"Contraceptive coverage" is defined in the WLAD to include all federal Food and Drug Administration-approved contraceptive drugs, devices, and prescription barrier methods, and medical services associated with the prescribing, dispensing, delivery, distribution, administration, and removal of a prescription contraceptive to the same extent, and on the same terms, as other outpatient services.
It is also an unfair practice for any employer to discharge, expel, or otherwise discriminate against an employee in the terms and conditions of employment based on that employee's reproductive decisions, including whether to use any reproductive health care service, contraceptive drug, or contraceptive device.
An employee injured by any of these unfair practices may:
file a complaint with the Human Rights Commission (HRC), and the HRC must investigate the complaint if the HRC determines that the complaint is subject to its jurisdiction; and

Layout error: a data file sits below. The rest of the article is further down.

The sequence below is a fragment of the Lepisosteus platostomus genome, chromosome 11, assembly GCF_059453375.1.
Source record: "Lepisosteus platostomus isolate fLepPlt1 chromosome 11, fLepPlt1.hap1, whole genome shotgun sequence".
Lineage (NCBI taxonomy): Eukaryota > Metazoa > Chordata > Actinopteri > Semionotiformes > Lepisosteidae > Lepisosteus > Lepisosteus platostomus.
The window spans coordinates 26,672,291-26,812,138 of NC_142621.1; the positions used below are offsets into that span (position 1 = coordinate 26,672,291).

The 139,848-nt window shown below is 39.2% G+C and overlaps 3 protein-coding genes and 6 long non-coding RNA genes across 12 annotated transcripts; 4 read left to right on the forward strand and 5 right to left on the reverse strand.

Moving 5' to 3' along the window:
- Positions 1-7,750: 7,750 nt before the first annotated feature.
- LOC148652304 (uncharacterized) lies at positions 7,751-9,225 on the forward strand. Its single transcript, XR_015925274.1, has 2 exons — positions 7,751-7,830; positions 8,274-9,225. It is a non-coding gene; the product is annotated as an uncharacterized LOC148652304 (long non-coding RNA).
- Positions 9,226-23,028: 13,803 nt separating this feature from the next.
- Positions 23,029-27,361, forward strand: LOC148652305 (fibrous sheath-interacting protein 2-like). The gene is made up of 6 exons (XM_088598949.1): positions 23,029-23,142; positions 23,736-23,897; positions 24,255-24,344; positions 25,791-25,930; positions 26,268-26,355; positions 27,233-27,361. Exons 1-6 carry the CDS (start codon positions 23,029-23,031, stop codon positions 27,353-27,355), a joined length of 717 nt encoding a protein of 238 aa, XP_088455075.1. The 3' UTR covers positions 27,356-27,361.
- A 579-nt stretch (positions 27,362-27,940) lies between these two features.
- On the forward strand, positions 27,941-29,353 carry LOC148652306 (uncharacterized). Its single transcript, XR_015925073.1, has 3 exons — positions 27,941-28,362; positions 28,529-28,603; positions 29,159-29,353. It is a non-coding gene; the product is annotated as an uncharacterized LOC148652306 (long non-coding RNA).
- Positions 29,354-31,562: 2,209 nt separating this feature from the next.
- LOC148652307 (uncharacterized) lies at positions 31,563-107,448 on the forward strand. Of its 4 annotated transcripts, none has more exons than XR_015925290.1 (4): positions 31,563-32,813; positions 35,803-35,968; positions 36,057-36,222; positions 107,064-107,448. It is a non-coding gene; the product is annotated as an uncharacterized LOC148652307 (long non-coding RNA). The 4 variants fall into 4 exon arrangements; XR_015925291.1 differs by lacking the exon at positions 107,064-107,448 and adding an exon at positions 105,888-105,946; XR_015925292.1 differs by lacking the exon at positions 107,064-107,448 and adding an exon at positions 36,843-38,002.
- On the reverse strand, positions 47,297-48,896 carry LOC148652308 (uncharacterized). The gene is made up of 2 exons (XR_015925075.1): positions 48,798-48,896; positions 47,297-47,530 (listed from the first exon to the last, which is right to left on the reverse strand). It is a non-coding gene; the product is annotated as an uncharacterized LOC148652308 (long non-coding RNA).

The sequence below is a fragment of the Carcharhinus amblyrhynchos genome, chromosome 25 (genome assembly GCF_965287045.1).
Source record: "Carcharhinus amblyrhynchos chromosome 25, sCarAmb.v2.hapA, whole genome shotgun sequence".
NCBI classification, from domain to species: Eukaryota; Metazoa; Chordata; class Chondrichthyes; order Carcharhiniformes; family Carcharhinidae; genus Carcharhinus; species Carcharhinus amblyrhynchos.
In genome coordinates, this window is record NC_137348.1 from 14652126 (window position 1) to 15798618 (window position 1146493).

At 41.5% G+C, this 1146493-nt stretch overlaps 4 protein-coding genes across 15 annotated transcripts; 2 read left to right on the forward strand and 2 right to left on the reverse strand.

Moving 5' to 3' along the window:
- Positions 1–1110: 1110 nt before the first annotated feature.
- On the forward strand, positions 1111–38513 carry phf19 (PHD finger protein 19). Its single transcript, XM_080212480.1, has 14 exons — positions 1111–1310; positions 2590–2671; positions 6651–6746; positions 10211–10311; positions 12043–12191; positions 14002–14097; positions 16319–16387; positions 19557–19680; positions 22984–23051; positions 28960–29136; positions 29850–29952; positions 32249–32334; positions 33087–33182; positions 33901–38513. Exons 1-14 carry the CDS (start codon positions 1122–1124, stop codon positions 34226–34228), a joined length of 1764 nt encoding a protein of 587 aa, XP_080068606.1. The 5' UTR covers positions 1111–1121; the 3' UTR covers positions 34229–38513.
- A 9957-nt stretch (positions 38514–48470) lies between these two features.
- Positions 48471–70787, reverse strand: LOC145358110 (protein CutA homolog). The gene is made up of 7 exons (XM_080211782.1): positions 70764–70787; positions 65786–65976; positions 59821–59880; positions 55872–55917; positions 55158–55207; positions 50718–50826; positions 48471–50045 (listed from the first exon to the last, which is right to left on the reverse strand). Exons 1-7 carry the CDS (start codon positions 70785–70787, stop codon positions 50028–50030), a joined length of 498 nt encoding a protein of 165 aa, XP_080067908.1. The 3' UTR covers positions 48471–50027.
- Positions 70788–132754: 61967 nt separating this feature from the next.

pursue a civil action in court to either enjoin further violations, or recover actual damages sustained by the employee, or both, together with the cost of suit including reasonable attorneys' fees.
Objections Based on Conscience or Religion.
The statutory provision that allows the exercise of conscientious or religious objection is amended to strike references to basic health plan services and instead refer to services required by law to be covered. Also stricken is the provision which authorizes the Office of the Insurance Commissioner to establish in rule a process by which health carriers may offer services to individuals and organizations with religious or moral objections while ensuring enrollees timely access to services.
The act is named the Employee Reproductive Choice Act.
A severability clause is included, providing that if any provision of the act or its application to a particular person or circumstance is held invalid, the remainder of the act or the application of the provision to other persons or circumstances is not affected.
Fiscal Note: Available. New fiscal note requested on February 15, 2018.
Effective Date: The bill takes effect 90 days after adjournment of the session in which the bill is passed.